110 years ago today, Ford Motor Company attempted a world record. Frank Kulick, acknowledged as Ford's 5th employee, and renowned race car driver, attempted to officially break the one mile circular track world record. Henry Ford was present, and Kulick was attempting to set a coveted speed record at the Michigan Fairgrounds track. Kulick driving a Ford Model K broke the world 24 hour record.
Henry Ford began work on the Ford six cylinder racer in 1903 at the request of Barney Oldfield, who at the time was winning races with Ford's creation, 999. Ford said he was designing a racer to match the European rivals for Oldfield. Barney soon left Ford to drive Winton's, but Henry Ford had begun his infatuation with the six cylinder racer.
By late 1904 Henry Ford had finished his creation, a 6 in bore by 6 in stroke six cylinder racer. The racer made a few records, however did not achieve a world record as did predecessor 999.
Meanwhile, Henry Ford and Ford Motor Company flourished, and in 1907, Ford Motor Company became the largest manufacturer of motor cars in the world.
In 1907, Henry Ford redesigned the six cylinder racer. Changes included more horsepower, and a unique front suspension system with a "wishbone" that attached to the crankcase of the car, much like the future Model T.
The story picks up with the world record attempt on the one mile flat dirt track. Since this wasn't the 'internet age," world record times were delayed and somewhat confusing. Still, this was an important record, and coveted by many concerns.
I note that fact that Mr.Ford broke his alleged oath not to build any more racers.And the fact that Frank Kulick drove them.
Jim, yes, broke it several times. This is one of those "histories" where a good story begins to take over and becomes accepted as fact.
The record Ford and Kulick were attempting to break was in the 52 second range. It's a little unclear because several race car builders were attempting to break the record, and some of the tracks used weren't actual one mile circles. The record would eventually be set on a one mile banked curve tract in late October. Meanwhile, this is where the record stood two weeks after the wreck in late October 1907:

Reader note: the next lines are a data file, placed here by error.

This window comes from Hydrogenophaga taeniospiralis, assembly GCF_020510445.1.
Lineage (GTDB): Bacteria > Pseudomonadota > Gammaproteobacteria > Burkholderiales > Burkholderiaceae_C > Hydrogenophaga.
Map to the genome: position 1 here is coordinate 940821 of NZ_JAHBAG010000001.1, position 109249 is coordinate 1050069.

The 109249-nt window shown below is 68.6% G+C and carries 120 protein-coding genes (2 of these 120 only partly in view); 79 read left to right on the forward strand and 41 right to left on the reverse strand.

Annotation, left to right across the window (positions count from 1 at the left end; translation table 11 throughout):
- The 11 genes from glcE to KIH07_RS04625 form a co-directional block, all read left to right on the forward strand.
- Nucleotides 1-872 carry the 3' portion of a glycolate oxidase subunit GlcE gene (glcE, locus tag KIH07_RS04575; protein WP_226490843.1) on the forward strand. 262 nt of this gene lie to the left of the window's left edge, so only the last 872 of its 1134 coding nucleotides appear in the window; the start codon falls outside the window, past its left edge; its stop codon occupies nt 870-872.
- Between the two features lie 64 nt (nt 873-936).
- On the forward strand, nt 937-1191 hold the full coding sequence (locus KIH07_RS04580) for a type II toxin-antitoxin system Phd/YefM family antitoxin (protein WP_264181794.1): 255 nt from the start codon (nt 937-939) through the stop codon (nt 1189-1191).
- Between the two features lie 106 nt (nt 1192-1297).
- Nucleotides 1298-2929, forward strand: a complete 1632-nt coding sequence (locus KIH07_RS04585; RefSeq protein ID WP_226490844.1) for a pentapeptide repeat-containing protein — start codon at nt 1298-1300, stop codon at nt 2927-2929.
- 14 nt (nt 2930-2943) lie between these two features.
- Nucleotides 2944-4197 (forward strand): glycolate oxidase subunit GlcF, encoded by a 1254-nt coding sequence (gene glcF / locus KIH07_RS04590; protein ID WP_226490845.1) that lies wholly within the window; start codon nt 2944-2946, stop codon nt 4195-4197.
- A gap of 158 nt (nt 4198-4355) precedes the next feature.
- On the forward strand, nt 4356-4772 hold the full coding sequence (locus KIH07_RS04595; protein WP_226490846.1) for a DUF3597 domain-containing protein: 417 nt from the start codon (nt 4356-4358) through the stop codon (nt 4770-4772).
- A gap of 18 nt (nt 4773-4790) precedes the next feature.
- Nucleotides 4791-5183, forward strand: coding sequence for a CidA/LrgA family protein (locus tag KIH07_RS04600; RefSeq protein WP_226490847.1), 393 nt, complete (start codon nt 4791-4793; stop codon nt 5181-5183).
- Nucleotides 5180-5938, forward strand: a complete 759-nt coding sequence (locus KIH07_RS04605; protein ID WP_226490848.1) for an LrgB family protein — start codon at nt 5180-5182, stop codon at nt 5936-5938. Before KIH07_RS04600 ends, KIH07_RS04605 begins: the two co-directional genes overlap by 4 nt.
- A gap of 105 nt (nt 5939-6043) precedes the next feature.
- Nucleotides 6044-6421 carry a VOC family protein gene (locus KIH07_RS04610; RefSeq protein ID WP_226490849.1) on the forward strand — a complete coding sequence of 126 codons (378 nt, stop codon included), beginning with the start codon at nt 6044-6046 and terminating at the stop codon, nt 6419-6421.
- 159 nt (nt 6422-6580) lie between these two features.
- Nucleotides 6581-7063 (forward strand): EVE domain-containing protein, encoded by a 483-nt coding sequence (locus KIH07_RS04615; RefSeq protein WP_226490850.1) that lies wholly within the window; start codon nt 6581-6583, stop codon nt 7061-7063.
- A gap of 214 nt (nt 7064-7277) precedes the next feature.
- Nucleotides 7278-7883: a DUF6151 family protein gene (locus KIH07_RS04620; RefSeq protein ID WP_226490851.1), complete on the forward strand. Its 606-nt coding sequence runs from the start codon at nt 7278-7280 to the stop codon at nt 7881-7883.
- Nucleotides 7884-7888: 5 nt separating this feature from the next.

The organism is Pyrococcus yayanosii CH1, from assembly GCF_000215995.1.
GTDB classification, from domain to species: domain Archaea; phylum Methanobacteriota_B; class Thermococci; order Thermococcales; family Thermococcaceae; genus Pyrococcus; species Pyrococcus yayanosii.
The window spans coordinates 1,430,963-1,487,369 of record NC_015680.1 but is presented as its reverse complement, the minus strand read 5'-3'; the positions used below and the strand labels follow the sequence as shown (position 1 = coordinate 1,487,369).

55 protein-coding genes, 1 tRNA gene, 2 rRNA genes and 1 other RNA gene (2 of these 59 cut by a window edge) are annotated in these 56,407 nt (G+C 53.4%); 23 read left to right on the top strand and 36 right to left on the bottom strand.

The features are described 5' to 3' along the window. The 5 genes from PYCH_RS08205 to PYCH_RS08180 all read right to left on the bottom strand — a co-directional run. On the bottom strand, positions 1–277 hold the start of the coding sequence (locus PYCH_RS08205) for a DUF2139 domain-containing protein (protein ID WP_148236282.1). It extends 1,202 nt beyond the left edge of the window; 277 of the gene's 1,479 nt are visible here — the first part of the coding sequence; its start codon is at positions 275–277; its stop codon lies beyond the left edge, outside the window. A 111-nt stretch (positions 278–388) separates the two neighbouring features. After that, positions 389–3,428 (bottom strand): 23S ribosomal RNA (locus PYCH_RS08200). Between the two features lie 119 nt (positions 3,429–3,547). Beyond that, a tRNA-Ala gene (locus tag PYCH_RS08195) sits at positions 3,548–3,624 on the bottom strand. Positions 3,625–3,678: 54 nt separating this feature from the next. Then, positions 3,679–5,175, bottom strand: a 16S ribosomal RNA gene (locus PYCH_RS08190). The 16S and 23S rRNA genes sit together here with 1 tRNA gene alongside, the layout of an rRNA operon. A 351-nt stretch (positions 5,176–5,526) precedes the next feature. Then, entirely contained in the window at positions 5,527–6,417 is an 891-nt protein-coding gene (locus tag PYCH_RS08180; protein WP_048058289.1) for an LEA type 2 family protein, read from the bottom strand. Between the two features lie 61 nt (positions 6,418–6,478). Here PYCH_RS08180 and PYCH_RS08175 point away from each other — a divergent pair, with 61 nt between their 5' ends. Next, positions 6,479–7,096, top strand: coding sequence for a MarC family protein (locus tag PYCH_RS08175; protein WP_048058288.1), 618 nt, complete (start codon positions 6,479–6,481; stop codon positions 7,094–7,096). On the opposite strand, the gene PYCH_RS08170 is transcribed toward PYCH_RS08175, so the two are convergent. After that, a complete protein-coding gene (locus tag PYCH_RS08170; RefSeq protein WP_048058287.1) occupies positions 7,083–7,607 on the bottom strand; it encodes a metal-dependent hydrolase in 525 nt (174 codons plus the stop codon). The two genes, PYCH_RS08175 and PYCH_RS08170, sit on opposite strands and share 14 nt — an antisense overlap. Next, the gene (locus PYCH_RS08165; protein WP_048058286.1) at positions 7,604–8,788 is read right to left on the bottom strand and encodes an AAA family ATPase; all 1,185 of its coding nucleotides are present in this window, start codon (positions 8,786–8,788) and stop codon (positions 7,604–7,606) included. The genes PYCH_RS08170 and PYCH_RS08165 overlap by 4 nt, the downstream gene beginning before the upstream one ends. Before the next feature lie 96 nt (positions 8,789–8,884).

Fortunately, the photos shown in the Detroit News of Kulick on the six cylinder racer and remains of the racer following the wreck still exist:
Photos courtesy to THF, all rights apply.
Just a week earlier, Kulick drove the racer to a sanctioned time that Ford thought set a new world record. However, the record had been lowered to 51 3/5th seconds as noted a few articles earlier:
As Jim mentioned earlier, Henry Ford would change his mind regarding making racers and allowing Frank Kulick race again. That doesn't surprise, because a month prior to this wreck, Kulick had an almost identical wreck, except he walked away from the crash. At the time Henry Ford said he was through with racing:
As a result of these wrecks, Ford called for cubic inch motor limit in racing.
This will be important for this story later, and for the future of the over 1,000 cubic inch Ford six cylinder racer.
Thank you Rob.
I thank you,too,Rob.The early era of automotive history has always fascinated me.
And at this point in Ford Motor Company history,Henry Ford was still a progressive leader.Which makes it all the more interesting.
Thank you guys. It's obviously my passion and pleasure...
Another distinction the six-cylinder racer owns, it's probably the last racer Henry Ford drove at a near record pace. During the September Ford Branch Manager gathering, Ford demonstrated the racer for them at the Highland track. The world track record was in the low 50's, and Henry Ford is timed at 55 seconds.
I also like the six cylinder story because it demonstrates to me that Henry Ford didn't "hate" the six cylinder motor. He began designing the six cylinder racer in late 1903. Even after setting the world mile record with 999 in early 1904, he continued developing the six cylinder racer. As we'll see later, the six cylinder racer continued to be in Ford's thoughts well into 1909:
Thank you Rob for posting. This is very interesting.
Thanks Richard. Many stories sprang from this incident, and continue to be spread with many new versions of Ford history. One "myth" is the account in some Ford histories that the racer was buried on the spot at Henry Ford's instruction. Ford did say in one news account that he wished the racer would be buried on the spot.
By 1911, as written in this account, the statement had evolved into "fact."
Most historical accounts end the six cylinder story here. Most comment that Henry Ford was dissatisfied with the racer, possibly helping foster the notion that Henry Ford disliked the six cylinder motor.
If anyone is reading along, let's look into "the rest of the story....."